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Getting a good night's sleep and feeling better could be all in your head

11 October 2017

North American Menopause Society (NAMS) Annual Meeting

Study demonstrates effectiveness of cognitive behavioural therapy for menopausal insomnia on depressive symptoms

For the thousands of peri- and postmenopausal women who struggle to sleep and battle depression, help can't come soon enough. Although physical changes during the menopause transition are often the cause of these problems, a new study from the University of Texas suggests that cognitive behavioural therapy might provide the relief these women seek. 

Insomnia is a frequently cited problem, affecting 30-60% of peri- and postmenopausal women. Depressive symptoms are nearly equally prevalent, affecting 25-40% of this female population. Over the years, medical professionals have proposed a number of treatment options to relieve one or both of these menopause symptoms. Cognitive behavioural therapy for insomnia is one alternative that has shown tremendous potential in treating menopausal insomnia. This new study, however, is the first to examine the effects of this same therapy on depressive symptoms. Cognitive behaviour therapy for insomnia is a type of psychotherapy which targets negative thoughts and behaviours contributing to insomnia.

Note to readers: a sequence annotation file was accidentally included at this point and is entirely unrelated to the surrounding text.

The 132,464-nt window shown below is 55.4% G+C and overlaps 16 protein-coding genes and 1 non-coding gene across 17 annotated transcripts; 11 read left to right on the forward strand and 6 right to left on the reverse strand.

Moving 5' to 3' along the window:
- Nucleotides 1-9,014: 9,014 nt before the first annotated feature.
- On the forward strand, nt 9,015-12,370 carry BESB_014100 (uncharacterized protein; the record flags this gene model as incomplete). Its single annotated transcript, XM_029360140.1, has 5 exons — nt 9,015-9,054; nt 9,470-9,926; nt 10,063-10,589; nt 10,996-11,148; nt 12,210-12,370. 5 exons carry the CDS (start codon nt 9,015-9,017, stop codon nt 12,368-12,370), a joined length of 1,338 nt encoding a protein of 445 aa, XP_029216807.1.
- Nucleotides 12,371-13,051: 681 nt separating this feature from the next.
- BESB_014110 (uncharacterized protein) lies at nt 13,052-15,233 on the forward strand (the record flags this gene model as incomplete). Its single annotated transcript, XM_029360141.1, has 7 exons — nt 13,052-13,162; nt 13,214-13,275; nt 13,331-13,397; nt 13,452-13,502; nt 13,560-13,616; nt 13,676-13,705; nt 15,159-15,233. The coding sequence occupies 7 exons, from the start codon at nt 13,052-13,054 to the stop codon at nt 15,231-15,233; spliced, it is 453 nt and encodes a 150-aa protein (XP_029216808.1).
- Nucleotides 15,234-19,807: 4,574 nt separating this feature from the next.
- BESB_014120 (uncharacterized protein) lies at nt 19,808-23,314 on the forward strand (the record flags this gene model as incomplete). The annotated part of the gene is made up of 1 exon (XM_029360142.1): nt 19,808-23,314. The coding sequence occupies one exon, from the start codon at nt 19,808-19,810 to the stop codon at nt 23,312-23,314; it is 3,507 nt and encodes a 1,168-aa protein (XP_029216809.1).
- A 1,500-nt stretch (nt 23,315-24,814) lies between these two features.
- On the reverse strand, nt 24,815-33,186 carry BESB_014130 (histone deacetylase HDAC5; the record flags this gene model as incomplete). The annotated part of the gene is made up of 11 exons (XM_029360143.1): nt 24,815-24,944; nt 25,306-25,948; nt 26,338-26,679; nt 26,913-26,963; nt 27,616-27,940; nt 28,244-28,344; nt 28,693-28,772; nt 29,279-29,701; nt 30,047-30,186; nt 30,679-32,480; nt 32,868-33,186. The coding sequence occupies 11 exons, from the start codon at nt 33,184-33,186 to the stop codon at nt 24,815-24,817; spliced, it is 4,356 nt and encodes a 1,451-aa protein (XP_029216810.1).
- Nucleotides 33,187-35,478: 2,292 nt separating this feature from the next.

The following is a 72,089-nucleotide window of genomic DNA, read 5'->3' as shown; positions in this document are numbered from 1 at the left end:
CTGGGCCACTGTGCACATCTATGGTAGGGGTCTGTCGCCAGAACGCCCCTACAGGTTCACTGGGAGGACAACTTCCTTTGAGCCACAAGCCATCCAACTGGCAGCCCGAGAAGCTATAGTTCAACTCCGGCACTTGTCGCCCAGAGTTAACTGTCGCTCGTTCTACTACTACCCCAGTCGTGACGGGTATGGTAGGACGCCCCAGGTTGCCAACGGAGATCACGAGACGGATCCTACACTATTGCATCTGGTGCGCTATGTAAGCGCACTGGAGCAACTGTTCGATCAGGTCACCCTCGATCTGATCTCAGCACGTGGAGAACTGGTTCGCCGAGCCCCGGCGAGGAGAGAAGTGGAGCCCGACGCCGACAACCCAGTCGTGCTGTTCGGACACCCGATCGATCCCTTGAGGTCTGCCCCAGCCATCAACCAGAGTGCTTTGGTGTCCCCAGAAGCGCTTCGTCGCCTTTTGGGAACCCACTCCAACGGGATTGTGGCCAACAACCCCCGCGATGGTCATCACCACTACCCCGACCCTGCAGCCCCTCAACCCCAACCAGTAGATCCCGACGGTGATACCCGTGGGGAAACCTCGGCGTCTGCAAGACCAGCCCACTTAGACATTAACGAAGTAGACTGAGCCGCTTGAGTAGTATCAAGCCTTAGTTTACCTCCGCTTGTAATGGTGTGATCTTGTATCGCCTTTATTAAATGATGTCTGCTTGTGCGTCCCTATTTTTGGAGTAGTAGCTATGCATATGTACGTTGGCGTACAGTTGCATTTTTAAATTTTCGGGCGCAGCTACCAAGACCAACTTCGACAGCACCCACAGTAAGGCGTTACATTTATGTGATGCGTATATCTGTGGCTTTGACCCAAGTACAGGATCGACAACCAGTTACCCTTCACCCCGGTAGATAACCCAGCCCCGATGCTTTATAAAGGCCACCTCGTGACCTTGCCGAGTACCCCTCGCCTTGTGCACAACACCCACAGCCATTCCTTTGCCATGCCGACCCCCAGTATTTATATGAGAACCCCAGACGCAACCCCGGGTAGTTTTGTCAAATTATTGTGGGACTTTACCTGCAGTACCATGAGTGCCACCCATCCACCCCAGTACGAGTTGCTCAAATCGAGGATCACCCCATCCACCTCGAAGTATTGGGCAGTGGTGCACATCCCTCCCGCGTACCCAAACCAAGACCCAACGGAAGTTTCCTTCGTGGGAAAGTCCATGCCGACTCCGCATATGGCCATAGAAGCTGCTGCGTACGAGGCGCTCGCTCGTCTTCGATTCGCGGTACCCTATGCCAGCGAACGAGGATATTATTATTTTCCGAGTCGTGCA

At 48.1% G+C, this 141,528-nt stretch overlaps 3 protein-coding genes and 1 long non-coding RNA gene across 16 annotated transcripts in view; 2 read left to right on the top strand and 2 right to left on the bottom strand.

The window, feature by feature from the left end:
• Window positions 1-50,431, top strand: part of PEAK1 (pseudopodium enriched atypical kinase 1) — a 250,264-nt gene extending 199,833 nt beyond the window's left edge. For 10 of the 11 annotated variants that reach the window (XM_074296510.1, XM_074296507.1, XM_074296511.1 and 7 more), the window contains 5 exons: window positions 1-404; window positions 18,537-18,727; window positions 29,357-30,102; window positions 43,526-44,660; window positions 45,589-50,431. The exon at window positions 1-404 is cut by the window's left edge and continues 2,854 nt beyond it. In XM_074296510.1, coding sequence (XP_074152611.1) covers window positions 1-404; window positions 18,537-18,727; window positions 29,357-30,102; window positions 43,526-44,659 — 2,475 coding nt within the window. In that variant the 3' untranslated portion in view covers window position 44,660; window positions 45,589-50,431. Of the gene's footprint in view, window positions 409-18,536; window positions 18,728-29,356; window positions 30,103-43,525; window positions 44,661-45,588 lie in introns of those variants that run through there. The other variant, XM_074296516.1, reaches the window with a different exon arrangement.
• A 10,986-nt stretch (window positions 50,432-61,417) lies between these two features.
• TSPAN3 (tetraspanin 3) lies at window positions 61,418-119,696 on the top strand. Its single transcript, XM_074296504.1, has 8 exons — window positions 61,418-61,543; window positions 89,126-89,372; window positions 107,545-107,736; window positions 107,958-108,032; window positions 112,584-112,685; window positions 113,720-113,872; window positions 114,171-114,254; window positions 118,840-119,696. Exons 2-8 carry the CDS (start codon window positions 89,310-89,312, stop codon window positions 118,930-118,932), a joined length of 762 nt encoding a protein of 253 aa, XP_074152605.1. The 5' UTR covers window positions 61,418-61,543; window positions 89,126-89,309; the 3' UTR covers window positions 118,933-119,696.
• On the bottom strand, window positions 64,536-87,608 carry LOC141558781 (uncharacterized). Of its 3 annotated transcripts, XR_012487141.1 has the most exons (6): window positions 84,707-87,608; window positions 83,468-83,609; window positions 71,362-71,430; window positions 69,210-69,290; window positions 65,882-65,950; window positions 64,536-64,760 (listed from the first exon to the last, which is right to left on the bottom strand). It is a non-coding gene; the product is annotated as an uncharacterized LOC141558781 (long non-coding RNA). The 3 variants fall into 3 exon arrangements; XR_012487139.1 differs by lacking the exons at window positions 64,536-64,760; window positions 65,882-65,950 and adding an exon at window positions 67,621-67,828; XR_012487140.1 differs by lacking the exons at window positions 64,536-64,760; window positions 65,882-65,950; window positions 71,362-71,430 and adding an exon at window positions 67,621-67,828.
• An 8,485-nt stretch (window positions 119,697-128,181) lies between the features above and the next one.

The study provided promising results for a small group of participants. A four-session cognitive behavioural therapy intervention targeting both insomnia and hot flashes led to clinically meaningful improvements in sleep and depressive symptoms. The results were similar regardless of the severity of the depression.

"Given the high prevalence rates of insomnia and depressive symptoms in midlife women, we felt there was a need for more research to be done on the effectiveness of possible alternatives for treating these symptoms," says Dr Sara Nowakowski, lead author of the study from the University of Texas Medical Branch.

"The results of this study will hopefully lead to additional research to provide symptomatic menopausal women with more options than what were previously available," says Dr JoAnn Pinkerton, NAMS executive director."

Content updated 11 October 2017